United States District Court, District of Columbia
N. MCFADDEN, UNITED STATES DISTRICT JUDGE.
NA, Inc., sells tactical ground robotics systems to United
States government agencies including all branches of the
military, the Department of Homeland Security, and the
Federal Bureau of Investigation. Endeavor Robotics competes
with Robo-Team for government contracts in this field.
According to Robo-Team, Endeavor Robotics hired Sachem, a
defense-focused lobbying firm, to spread a false rumor that
the Chinese government controls Robo-Team and uses it to
steal military technology from the United States. Robo-Team
has sued Endeavor Robotics and Sachem for defamation,
tortious interference with contractual and other business
relationships, civil conspiracy, and unfair competition. Both
Defendants moved to dismiss Robo-Team's claims under the
Federal Rules of Civil Procedure. Both Defendants also argued
that Robo-Team's lawsuit is a Strategic Lawsuit Against
Public Participation, or SLAPP, and have moved to dismiss the
case under the District of Columbia's Anti-SLAPP statute,
which provides for the recovery of costs. Because this Court
lacks personal jurisdiction over the Defendants, the motions
to dismiss under the Federal Rules of Civil Procedure will be
granted and the Anti-SLAPP motions will be dismissed.
is a subsidiary of an Israeli company and has its principal
place of business in Gaithersburg, Maryland. Compl. ¶ 8.
Endeavor has its principal place of business in Chelmsford,
Massachusetts, but conducts business with the United States
government in the District of Columbia. Id. at
¶¶ 9, 12. Sachem has its principal place of
business in Boston, Massachusetts, but conducts lobbying
activities in the District of Columbia. Id. at
¶¶ 10, 13.
alleges that it has been competing with Endeavor for
government contracts since at least 2014, and that Endeavor
has been spreading false information about Robo-Team during
that time. Id. at ¶¶ 16-17. Robo-Team
alleges that Endeavor's “campaign of defamatory
statements” intensified after Robo-Team defeated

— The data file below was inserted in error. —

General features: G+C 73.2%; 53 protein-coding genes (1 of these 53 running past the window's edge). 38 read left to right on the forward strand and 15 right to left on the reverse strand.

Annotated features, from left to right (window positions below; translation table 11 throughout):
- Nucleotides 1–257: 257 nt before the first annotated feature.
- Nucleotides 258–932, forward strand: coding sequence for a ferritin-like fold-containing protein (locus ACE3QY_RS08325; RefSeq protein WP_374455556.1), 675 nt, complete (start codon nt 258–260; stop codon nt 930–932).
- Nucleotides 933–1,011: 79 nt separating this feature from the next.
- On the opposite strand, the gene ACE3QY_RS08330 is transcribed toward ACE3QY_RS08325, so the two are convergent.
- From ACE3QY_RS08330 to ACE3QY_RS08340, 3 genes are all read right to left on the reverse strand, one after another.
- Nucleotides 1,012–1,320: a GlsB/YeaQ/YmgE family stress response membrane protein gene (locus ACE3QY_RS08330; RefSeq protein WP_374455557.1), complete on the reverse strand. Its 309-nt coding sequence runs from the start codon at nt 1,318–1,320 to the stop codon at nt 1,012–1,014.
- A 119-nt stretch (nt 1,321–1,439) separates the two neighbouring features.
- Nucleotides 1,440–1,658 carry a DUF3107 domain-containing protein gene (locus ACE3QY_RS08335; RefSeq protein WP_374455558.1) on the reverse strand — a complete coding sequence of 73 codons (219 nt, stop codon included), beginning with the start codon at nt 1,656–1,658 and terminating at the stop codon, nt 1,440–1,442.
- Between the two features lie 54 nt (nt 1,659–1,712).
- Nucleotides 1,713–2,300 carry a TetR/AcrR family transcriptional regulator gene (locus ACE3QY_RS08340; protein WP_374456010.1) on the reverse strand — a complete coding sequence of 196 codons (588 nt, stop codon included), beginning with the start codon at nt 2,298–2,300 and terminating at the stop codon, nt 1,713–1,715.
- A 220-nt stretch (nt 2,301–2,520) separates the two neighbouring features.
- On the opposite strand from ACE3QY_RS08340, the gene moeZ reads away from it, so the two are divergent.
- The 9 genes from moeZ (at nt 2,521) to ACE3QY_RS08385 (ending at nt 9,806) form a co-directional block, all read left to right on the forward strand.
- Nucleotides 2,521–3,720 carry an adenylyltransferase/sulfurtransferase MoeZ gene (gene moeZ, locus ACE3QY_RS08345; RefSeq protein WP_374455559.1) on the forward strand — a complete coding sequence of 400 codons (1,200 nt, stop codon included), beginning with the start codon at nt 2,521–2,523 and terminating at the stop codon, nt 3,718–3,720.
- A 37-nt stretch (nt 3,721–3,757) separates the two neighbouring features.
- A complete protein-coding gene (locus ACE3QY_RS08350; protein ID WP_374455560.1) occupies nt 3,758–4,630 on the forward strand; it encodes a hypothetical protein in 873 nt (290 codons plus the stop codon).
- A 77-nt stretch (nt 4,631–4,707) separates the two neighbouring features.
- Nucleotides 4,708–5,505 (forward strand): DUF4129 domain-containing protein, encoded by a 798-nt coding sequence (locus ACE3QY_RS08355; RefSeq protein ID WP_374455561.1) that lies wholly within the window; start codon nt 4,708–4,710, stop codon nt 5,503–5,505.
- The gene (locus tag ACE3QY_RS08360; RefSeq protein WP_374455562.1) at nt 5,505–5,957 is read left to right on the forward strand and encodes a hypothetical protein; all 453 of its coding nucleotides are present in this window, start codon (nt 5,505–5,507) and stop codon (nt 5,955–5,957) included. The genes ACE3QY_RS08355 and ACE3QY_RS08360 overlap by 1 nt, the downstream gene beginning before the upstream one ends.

Endeavor in a competition for a particularly significant
contract with the Air Force in 2015 and then declined
Endeavor's proposals to partner on future federal bids
and other projects. Id. at ¶¶ 17-19.
2016 and early 2017 the Army began the competitive process
for awarding two of the biggest robotics contracts offered by
the military in the last 15 years. Id. at
¶¶ 20-21. Each contract was worth hundreds of
millions of dollars. Id. Robo-Team alleges that
Endeavor hired Sachem to damage Robo-Team's reputation
and prevent it from competing successfully for these
contracts, for other business, and for future federal
contracts, including one contract that is expected to have a
value of approximately $1 billion. Id. at ¶ 24.
Sachem prepared a memorandum that was distributed on Capitol
Hill and that included in its discussion of “Foreign
Threats” a description of Robo-Team's alleged
connections with China and alleged violation of International
Traffic in Arms Regulations. Id. at ¶ 23;
see also Id. Ex. 1.
allegations in Sachem's memorandum were repeated in a
letter from Congressman Seth Moulton to Frank Kendall, the
Undersecretary of Defense for Acquisition, Technology, and
Logistics, asking that “the Department of the Army . .
. carefully examine the evidence of Chinese influence when
considering award of [the two major contracts mentioned
above].” Id. at ¶¶ 27-29; see
also Id. Ex. 2. They also appear to be echoed in a
letter to Undersecretary Kendall that was signed by six other
Members of Congress and circulated with supporting materials